I’m watching an interview with a leader from the Maritime Forces Atlantic (the Navy) about the Proud Boys “interruption” of an Indigenous ceremony in Nova Scotia on Canada Day.
You can google the footage of the disturbance and the troubling comments made by the Proud Boys. I’m not going to link it here. What I want to comment is the words of the Navy leader being interviewed.
His opening is about how one’s private views and beliefs have to be parked when one joins an establishment like the Royal Canadian Armed Forces or Navy, because of the work that they do and the trust that people have in them. He goes on to say that his hope is that those private views and beliefs that aren’t in line with what it means to be inclusive will shift over time.
He made a powerful statement about how sharing/showing/acting on these beliefs in public ways erodes trust – both on the part of Canadians, people in other countries whom the Armed Forces and Navy serve, and internally among units. He stated that the “effectiveness of our units is at stake if people don’t trust each other.”
Agreed. Regardless of the profile of the work, lack of trust erodes effectiveness in teams. And if that lack of trust is about how you see me, what you think of me, or if I can count on you to protect me, then that erosion is even worse.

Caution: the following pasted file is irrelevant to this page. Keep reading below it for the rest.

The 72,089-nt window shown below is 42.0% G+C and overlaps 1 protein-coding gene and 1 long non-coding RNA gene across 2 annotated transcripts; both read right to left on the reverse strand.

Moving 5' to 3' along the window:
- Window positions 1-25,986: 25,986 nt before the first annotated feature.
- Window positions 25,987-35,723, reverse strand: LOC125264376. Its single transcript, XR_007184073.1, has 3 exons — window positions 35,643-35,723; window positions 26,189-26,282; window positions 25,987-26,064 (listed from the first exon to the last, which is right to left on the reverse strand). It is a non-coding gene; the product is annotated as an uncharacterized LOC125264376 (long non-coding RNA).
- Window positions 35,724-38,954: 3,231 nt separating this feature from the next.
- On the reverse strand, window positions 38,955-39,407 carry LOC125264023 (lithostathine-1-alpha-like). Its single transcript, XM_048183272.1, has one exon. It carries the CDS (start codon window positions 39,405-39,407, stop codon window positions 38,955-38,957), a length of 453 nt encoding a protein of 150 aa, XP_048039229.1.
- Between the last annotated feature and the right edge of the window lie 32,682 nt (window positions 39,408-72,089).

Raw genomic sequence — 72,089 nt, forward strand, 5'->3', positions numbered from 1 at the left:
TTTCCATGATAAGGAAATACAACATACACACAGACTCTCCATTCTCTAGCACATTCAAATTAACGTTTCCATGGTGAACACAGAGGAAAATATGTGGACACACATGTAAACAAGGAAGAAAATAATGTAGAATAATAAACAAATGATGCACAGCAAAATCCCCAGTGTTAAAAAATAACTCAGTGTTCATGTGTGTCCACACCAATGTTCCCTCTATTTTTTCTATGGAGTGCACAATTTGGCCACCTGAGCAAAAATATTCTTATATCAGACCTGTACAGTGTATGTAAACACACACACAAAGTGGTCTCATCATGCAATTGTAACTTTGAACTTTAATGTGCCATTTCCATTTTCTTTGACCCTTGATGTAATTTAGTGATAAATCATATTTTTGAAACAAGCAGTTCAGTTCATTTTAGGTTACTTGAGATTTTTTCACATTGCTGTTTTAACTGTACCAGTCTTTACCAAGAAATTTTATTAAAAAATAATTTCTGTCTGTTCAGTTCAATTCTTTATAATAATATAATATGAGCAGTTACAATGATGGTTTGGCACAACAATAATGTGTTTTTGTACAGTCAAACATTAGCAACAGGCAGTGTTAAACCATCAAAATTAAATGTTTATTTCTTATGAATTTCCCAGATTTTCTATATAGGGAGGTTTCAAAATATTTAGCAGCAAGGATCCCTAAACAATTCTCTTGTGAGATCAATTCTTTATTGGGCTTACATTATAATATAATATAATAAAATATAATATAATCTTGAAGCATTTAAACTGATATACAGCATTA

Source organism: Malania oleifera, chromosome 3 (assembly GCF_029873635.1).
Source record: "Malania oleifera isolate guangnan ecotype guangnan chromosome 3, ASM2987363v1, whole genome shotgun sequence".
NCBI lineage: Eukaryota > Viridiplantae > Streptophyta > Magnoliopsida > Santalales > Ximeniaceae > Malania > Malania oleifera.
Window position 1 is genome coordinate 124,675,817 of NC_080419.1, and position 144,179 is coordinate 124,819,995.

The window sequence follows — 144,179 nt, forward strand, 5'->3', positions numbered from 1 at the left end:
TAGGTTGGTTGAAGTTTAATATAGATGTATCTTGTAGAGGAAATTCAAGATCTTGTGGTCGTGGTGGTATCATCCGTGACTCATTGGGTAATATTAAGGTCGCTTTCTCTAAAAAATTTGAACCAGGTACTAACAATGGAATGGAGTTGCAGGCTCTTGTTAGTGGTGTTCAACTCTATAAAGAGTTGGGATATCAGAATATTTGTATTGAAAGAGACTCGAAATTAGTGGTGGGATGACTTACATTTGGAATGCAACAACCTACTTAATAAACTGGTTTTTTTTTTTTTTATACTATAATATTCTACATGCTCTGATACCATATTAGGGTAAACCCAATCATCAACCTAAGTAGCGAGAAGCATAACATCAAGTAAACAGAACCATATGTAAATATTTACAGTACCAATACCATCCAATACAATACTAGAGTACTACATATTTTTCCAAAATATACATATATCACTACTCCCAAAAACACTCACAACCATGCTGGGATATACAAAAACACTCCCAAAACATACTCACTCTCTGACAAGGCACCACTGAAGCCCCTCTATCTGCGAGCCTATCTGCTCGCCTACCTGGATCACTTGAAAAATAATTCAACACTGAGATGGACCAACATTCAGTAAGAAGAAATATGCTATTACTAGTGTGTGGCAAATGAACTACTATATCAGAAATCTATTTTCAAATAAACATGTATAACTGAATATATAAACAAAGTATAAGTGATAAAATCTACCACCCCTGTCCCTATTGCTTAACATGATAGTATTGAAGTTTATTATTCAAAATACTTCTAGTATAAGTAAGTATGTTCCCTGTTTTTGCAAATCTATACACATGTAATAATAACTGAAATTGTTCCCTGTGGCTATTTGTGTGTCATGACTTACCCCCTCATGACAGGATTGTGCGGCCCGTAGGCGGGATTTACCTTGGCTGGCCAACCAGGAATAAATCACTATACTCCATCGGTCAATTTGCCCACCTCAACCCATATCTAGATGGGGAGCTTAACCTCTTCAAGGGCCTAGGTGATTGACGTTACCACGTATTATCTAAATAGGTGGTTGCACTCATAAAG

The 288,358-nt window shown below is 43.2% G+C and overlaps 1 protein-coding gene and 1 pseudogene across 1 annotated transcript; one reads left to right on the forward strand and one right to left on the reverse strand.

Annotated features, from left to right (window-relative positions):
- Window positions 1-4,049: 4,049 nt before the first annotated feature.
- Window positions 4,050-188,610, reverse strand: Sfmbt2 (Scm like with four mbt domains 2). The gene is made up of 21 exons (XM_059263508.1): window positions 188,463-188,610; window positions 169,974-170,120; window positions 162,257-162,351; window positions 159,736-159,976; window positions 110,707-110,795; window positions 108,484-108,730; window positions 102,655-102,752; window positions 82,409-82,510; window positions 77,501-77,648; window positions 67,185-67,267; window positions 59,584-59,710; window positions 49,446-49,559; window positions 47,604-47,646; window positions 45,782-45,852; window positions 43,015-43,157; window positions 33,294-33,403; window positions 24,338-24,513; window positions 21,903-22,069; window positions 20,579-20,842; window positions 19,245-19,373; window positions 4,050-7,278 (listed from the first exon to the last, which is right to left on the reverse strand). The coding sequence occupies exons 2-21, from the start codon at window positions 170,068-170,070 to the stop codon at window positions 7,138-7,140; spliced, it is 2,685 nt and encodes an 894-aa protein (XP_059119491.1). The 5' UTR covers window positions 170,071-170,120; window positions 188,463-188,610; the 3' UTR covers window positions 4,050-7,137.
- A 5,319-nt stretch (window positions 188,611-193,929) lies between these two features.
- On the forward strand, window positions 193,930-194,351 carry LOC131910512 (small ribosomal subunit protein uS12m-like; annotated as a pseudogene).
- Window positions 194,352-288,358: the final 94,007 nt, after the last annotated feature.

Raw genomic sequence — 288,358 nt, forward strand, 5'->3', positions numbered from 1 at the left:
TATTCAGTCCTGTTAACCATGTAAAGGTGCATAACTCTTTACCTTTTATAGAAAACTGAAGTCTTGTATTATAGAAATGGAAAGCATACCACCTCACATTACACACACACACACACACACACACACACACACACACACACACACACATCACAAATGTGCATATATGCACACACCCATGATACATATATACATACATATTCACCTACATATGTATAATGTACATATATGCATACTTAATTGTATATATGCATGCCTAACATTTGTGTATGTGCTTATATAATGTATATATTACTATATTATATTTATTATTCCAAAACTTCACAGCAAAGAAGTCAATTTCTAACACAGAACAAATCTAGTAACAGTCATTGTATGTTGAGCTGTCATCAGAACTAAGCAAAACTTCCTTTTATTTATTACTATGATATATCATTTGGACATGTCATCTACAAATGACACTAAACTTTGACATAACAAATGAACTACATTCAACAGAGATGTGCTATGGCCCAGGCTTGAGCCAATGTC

But here is my question: if we are asking people to park their private views and beliefs at the door, what does that really mean? When push comes to shove, can I trust you to do the right thing? Or will those beliefs get in the way? Will I be safe? Will you protect me?Will you use “reasonable force” to de-escalate a situation? And if we take it out of the public protection sphere: Will you hire the right person for the job? Will you promote the best candidate? Will you mentor everyone or just some?
I’m not sure if we can risk people parking their personal beliefs and then serving everyone in this country through a lens of inclusion just because they have a job that requires it. Personal beliefs run deep. They, along with bias (conscious and unconscious) inform our actions – whether we realize it or not. And when we are stressed, afraid, or have seconds to make a decision – I wonder which will rule the day? Ask Andrew Loku’s family.
In an ideal world, we wouldn’t hire people for public service positions (especially those of great responsibility like for example health care, teaching, the police, army or navy) if they have merely “parked” their racist, homophobic, ableist, transphobic, faithist, Islamophobic, sexist, etc views.
That may mean we have a much smaller pool to choose from. But we could trust that they would be serving all Canadians well.